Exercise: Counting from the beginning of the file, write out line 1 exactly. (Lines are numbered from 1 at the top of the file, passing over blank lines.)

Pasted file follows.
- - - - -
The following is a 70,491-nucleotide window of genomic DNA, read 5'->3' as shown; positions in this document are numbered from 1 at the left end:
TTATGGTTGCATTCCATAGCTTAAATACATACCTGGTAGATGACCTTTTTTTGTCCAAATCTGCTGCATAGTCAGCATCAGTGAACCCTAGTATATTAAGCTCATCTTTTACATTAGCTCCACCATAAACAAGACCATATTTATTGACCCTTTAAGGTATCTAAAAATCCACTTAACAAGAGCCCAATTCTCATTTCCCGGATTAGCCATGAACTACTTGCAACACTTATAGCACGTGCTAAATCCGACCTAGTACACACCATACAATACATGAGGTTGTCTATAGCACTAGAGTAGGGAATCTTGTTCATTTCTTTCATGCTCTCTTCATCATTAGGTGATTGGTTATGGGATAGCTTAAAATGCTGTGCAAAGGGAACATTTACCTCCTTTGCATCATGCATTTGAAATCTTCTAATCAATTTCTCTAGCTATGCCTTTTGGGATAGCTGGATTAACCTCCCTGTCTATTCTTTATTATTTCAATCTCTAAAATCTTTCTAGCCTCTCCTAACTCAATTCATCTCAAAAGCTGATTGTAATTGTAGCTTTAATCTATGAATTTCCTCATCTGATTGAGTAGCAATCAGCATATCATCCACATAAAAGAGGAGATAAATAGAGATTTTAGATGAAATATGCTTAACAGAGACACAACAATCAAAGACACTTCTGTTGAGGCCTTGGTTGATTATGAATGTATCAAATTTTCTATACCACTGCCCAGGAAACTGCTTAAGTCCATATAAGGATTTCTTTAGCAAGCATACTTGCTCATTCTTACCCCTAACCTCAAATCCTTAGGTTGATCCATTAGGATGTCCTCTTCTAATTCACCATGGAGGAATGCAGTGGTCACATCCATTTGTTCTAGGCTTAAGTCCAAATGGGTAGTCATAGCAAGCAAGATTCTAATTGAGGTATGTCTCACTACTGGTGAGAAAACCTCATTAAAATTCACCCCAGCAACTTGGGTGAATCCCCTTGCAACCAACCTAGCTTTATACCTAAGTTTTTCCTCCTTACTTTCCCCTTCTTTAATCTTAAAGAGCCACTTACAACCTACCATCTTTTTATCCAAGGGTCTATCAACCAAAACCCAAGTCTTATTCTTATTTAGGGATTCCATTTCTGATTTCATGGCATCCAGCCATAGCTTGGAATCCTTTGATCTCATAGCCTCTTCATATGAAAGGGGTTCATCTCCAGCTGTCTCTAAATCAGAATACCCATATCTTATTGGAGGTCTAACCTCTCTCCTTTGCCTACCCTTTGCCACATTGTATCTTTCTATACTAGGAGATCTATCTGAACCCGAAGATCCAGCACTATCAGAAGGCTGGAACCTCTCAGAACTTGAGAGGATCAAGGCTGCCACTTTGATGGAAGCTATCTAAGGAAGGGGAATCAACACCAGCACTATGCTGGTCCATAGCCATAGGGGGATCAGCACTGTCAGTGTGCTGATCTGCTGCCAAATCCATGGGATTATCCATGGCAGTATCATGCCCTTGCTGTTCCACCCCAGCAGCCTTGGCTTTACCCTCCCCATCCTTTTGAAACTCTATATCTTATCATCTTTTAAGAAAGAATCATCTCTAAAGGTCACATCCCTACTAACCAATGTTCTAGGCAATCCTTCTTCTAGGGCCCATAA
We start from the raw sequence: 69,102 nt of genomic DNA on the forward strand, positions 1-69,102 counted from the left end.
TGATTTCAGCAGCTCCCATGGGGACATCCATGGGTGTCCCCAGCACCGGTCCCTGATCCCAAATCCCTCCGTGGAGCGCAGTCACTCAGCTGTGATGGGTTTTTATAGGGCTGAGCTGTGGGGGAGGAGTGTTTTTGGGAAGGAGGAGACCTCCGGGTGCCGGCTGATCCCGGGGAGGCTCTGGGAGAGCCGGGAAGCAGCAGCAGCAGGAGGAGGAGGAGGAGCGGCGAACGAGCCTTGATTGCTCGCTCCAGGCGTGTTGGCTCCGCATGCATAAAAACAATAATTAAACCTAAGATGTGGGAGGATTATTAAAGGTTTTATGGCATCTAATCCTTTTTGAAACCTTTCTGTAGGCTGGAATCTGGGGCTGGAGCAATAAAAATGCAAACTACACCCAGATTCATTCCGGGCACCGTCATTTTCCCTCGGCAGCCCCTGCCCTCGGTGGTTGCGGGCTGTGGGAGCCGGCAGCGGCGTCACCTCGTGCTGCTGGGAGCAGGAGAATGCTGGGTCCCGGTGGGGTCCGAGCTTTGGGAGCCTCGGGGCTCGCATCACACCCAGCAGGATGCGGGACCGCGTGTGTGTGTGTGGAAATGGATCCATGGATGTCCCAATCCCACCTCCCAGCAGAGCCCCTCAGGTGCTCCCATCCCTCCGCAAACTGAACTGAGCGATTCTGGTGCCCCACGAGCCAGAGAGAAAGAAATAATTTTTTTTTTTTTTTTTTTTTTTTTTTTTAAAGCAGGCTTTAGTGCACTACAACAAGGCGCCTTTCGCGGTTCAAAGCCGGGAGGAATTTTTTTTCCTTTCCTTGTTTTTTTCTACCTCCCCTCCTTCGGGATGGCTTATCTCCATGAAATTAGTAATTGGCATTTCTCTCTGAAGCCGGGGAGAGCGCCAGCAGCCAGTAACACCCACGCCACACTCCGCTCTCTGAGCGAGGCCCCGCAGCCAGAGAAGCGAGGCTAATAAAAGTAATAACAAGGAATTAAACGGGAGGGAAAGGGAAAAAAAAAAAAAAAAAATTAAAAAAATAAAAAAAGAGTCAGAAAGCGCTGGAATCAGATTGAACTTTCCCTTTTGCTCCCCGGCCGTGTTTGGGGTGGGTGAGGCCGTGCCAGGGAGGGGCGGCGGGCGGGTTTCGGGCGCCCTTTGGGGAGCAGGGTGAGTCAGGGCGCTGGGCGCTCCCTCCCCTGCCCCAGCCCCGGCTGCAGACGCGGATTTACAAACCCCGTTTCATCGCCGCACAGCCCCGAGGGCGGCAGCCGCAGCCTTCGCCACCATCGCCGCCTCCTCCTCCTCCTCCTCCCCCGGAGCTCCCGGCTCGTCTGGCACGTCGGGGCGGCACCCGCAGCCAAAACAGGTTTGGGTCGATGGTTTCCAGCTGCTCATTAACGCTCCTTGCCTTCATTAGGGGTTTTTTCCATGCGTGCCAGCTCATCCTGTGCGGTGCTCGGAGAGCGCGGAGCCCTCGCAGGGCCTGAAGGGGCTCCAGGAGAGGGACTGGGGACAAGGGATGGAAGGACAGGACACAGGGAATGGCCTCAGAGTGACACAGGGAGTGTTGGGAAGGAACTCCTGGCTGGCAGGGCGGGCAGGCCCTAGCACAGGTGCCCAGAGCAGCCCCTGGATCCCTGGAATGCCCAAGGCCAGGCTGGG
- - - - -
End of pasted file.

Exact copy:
The following is a 70,491-nucleotide window of genomic DNA, read 5'->3' as shown; positions in this document are numbered from 1 at the left end: